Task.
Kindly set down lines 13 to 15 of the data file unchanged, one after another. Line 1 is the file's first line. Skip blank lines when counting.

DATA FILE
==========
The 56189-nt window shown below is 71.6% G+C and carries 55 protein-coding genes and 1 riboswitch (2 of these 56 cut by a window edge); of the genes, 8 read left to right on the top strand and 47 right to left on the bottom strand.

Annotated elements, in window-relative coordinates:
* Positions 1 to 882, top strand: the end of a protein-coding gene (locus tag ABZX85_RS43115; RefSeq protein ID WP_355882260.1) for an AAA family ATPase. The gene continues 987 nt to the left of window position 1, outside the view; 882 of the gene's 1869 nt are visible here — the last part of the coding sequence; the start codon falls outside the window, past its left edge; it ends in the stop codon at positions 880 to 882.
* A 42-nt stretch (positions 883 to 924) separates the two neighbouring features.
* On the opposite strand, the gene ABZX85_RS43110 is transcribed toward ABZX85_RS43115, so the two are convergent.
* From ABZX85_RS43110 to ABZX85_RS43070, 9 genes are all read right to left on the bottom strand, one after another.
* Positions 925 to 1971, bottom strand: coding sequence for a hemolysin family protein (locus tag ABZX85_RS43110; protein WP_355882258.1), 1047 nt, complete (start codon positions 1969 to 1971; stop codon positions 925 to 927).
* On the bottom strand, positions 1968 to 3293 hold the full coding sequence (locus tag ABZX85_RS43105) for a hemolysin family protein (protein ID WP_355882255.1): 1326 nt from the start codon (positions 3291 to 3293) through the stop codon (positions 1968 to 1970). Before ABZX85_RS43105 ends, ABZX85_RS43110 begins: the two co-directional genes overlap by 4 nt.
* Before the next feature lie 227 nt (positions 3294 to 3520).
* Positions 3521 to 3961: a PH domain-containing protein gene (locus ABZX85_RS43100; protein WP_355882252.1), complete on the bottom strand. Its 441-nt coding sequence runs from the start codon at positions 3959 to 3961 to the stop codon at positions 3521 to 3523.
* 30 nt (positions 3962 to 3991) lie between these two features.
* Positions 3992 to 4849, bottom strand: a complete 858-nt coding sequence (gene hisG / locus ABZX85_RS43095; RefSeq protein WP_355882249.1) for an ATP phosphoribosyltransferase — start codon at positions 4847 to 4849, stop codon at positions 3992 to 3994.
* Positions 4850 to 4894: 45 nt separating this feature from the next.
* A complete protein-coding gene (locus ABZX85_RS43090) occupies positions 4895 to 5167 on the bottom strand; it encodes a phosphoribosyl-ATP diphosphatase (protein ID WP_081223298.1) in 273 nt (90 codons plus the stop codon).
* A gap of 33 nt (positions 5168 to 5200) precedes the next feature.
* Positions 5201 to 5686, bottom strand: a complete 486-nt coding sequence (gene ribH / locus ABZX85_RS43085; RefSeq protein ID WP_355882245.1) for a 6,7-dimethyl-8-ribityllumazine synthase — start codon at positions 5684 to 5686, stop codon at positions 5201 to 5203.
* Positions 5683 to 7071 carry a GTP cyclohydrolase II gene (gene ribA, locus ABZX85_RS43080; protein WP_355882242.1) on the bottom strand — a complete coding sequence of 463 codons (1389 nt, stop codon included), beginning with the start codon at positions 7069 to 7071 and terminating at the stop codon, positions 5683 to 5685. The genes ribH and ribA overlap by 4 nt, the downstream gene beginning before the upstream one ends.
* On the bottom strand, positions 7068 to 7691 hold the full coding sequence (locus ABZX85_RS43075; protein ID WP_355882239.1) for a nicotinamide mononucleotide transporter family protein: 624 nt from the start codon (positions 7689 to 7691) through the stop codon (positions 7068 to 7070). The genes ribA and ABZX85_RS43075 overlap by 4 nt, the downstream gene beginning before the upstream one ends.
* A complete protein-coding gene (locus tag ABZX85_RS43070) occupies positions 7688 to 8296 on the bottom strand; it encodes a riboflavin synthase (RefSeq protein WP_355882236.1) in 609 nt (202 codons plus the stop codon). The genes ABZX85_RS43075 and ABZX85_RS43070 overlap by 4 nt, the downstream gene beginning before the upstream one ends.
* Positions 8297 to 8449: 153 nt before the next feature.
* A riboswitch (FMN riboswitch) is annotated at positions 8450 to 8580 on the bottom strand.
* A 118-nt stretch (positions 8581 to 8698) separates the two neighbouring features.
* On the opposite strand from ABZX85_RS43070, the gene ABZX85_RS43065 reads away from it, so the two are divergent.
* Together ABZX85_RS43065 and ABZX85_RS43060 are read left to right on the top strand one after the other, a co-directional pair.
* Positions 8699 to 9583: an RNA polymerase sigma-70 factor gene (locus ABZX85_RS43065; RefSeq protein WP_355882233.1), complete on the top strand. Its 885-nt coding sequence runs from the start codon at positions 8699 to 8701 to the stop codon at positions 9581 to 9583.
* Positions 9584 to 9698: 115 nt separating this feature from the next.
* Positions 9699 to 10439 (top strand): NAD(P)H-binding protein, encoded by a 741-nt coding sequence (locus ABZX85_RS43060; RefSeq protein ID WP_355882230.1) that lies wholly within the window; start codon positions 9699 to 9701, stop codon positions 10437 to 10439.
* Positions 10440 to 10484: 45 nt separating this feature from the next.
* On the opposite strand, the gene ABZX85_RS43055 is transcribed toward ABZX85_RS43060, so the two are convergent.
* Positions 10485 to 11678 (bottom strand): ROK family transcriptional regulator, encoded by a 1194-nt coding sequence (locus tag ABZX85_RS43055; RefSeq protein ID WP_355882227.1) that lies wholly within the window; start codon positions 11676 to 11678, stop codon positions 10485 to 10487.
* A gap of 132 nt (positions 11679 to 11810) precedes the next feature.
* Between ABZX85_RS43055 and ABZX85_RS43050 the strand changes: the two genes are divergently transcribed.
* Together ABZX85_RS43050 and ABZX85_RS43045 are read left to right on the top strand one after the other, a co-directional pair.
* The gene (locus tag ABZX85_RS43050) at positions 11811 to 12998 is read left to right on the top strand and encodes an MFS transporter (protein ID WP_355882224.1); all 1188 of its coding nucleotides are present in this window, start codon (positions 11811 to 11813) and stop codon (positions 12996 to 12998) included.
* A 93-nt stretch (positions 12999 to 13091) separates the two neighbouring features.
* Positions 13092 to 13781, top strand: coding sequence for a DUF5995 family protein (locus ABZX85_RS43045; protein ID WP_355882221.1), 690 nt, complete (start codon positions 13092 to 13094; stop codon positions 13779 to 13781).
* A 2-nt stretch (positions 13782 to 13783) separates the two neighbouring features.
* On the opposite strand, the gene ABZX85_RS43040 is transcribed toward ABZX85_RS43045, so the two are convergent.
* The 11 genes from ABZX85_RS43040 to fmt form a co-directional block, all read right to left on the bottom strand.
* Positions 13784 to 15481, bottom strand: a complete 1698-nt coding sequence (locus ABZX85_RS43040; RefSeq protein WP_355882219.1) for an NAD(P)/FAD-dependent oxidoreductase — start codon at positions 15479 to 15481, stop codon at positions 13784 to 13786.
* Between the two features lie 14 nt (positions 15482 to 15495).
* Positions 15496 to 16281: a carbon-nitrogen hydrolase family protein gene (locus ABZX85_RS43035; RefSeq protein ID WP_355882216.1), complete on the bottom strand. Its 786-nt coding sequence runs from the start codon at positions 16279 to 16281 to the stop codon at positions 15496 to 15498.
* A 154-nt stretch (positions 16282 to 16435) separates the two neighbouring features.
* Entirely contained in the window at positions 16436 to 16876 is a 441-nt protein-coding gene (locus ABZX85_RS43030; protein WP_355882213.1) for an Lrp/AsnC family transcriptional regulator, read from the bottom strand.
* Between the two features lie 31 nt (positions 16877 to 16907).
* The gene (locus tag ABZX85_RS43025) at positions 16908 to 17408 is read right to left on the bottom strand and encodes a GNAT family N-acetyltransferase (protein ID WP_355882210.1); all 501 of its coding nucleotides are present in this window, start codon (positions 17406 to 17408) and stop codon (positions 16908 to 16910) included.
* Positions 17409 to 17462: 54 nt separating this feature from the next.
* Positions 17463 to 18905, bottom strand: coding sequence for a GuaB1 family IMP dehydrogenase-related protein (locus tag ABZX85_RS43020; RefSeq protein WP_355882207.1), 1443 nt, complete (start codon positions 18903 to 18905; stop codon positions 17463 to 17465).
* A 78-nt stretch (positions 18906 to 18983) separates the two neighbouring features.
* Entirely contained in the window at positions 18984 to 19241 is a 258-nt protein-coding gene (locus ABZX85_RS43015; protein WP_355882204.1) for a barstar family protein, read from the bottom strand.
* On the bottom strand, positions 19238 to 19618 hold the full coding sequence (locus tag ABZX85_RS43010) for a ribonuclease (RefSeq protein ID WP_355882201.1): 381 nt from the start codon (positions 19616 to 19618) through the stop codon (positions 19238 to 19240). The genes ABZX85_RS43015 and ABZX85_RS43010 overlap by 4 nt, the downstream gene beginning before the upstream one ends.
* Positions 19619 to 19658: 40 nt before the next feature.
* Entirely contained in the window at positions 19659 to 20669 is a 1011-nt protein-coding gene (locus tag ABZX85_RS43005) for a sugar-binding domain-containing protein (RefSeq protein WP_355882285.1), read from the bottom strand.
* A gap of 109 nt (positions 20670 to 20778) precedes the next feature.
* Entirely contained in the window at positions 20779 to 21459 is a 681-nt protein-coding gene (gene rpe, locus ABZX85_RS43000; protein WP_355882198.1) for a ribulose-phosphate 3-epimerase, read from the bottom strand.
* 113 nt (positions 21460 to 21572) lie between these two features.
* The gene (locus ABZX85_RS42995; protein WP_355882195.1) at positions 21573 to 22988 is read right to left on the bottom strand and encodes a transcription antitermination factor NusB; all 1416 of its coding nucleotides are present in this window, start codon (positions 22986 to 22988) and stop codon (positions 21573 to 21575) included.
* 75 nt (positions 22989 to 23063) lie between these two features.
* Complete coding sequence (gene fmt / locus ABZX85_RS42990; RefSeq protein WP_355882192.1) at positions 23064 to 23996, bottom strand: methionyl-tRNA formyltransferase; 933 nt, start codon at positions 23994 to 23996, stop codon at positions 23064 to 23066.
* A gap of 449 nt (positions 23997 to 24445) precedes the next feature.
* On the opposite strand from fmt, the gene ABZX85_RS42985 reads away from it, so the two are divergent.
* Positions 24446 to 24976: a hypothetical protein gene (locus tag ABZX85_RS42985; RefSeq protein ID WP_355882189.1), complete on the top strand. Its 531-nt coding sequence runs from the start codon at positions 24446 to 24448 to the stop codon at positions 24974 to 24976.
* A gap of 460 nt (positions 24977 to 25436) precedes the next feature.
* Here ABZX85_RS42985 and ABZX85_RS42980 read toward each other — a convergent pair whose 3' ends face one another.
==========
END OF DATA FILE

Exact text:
* Positions 4850 to 4894: 45 nt separating this feature from the next.
* A complete protein-coding gene (locus ABZX85_RS43090) occupies positions 4895 to 5167 on the bottom strand; it encodes a phosphoribosyl-ATP diphosphatase (protein ID WP_081223298.1) in 273 nt (90 codons plus the stop codon).
* A gap of 33 nt (positions 5168 to 5200) precedes the next feature.